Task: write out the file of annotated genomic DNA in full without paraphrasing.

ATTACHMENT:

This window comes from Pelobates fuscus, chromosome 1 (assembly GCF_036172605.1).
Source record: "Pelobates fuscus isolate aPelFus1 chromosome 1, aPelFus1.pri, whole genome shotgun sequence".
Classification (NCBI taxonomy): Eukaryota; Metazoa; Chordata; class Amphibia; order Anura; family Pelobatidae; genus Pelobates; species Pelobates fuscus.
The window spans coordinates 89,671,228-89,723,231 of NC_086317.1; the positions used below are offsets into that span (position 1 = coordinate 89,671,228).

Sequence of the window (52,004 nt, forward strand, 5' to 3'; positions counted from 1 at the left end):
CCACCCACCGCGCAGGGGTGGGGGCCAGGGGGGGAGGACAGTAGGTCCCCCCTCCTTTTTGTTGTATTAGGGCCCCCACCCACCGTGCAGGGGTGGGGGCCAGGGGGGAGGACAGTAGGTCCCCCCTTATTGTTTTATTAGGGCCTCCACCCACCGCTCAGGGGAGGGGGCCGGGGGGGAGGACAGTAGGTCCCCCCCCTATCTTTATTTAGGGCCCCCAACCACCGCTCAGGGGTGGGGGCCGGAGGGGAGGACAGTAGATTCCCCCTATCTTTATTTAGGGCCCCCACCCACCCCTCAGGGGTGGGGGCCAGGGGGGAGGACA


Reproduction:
This window comes from Pelobates fuscus, chromosome 1 (assembly GCF_036172605.1).
Source record: "Pelobates fuscus isolate aPelFus1 chromosome 1, aPelFus1.pri, whole genome shotgun sequence".
Classification (NCBI taxonomy): Eukaryota; Metazoa; Chordata; class Amphibia; order Anura; family Pelobatidae; genus Pelobates; species Pelobates fuscus.
The window spans coordinates 89,671,228-89,723,231 of NC_086317.1; the positions used below are offsets into that span (position 1 = coordinate 89,671,228).

Sequence of the window (52,004 nt, forward strand, 5' to 3'; positions counted from 1 at the left end):
CCACCCACCGCGCAGGGGTGGGGGCCAGGGGGGGAGGACAGTAGGTCCCCCCTCCTTTTTGTTGTATTAGGGCCCCCACCCACCGTGCAGGGGTGGGGGCCAGGGGGGAGGACAGTAGGTCCCCCCTTATTGTTTTATTAGGGCCTCCACCCACCGCTCAGGGGAGGGGGCCGGGGGGGAGGACAGTAGGTCCCCCCCCTATCTTTATTTAGGGCCCCCAACCACCGCTCAGGGGTGGGGGCCGGAGGGGAGGACAGTAGATTCCCCCTATCTTTATTTAGGGCCCCCACCCACCCCTCAGGGGTGGGGGCCAGGGGGGAGGACA